He was tortured by the Stroessner dictatorship in Paraguay and later found the secret police files. Martín Almada has died at the age of 87.

A man sits in an armchair and reads.

Poetry was one of the refuges of the alternative Nobel Prize winner Martín Almada Photo: Nathalia Aguilar/imago

BUENOS AIRES taz | Martín Almada, the discoverer of the “Archives of Terror” of the dictatorship of Alfredo Stroessner (1954-1989) in Paraguay, died on March 30 at the age of 87. As a journalist, educator and, above all, human rights activist, he received the Right Livelihood Award, the alternative Nobel Prize, in 2002.

On December 22, 1992, the lawyer, with the support of parliamentarians and prosecutors, broke into a police station not far from the capital, Asunción. They discovered several files with detailed records of those kidnapped, tortured and murdered during 35 years of dictatorship, a manual “How to keep tortured people alive” published by the School of the Americas in the United States, as well as numerous documents and letters.

The records also demonstrated the existence of “Operation Condor,” which used Paraguay as a base. “Operation Condor” was the code name for the secret cooperation between several military dictatorships in the 1970s and 1980s. With “Plan Condor”, Argentina, Brazil, Uruguay, Paraguay, Chile and Bolivia coordinated the cross-border persecution of opponents of the regime.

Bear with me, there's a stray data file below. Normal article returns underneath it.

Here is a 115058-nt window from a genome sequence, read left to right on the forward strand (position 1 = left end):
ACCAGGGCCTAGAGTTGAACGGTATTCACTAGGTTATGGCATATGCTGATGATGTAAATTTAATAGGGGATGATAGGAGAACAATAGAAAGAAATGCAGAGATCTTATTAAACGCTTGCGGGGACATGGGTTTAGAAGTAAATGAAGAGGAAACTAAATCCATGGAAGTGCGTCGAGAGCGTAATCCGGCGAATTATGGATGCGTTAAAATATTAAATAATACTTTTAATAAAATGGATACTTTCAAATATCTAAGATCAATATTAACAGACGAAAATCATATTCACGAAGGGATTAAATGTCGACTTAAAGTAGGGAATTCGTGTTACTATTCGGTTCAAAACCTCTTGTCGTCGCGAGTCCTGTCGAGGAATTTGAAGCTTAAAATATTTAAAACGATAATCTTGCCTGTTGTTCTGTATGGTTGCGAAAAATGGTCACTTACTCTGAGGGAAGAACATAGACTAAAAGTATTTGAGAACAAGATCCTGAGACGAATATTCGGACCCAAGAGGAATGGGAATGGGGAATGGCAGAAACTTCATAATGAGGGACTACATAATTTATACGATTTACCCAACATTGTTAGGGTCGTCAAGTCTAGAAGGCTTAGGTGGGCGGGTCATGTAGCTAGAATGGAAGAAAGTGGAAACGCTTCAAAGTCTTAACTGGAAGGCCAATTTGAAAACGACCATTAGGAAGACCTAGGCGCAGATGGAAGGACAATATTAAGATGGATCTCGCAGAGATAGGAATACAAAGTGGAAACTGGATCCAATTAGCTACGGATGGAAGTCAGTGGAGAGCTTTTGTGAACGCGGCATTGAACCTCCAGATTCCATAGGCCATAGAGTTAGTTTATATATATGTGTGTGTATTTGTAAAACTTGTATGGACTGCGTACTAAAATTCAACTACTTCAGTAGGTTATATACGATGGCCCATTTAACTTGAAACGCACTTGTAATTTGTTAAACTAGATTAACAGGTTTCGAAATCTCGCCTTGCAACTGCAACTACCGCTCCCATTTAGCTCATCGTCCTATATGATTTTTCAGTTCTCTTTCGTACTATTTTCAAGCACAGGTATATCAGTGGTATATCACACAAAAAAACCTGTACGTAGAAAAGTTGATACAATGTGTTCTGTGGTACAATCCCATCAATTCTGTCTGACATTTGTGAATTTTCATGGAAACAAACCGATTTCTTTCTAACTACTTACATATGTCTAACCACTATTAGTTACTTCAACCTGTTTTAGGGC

Almada himself was kidnapped by the political police on November 26, 1974 and later, to his surprise, he was interrogated and tortured not only by Paraguayan soldiers, but also by Argentine, Brazilian and Bolivian soldiers. His wife, teacher Celestina Pérez, who was freed, did not survive the psychological terror. They forced her to listen to their torture and she died of a heart attack, Almada later reported.

Lately honored by your commitment.

After a campaign by Amnesty International, he was released in 1977, took refuge in the Panamanian embassy and was able to emigrate to Panama with his three children in February 1978. He later traveled to France, where he worked for UNESCO as a consultant for Latin America. After Stroessner's fall, he returned to Paraguay in 1989.

“We must continue our work, even if it is very dangerous to open the files and distribute their content,” Almada said in a tribute. In June 2023, the Paraguayan Senate declared the archives of “national interest for historical memory” and recognized Almada's “invaluable contributions to the restoration, protection and enhancement of the archives of terror.”

General Alfredo Stroessner seized power in a coup in 1954. According to the Truth and Justice Commission, at least 20,000 people were victims of human rights abuses during the 35 years of his rule. Stroessner died in Brazil in 2006. His body was buried in Brasilia.

In November 2012, Almada protested with others against the repatriation of the body. On the eve of the dictator's centenary, they marched in large numbers through the streets of the capital, Asunción. “Stroessner's supporters wanted to bring him back for this occasion, but our pressure prevented it,” Martín Almada said then.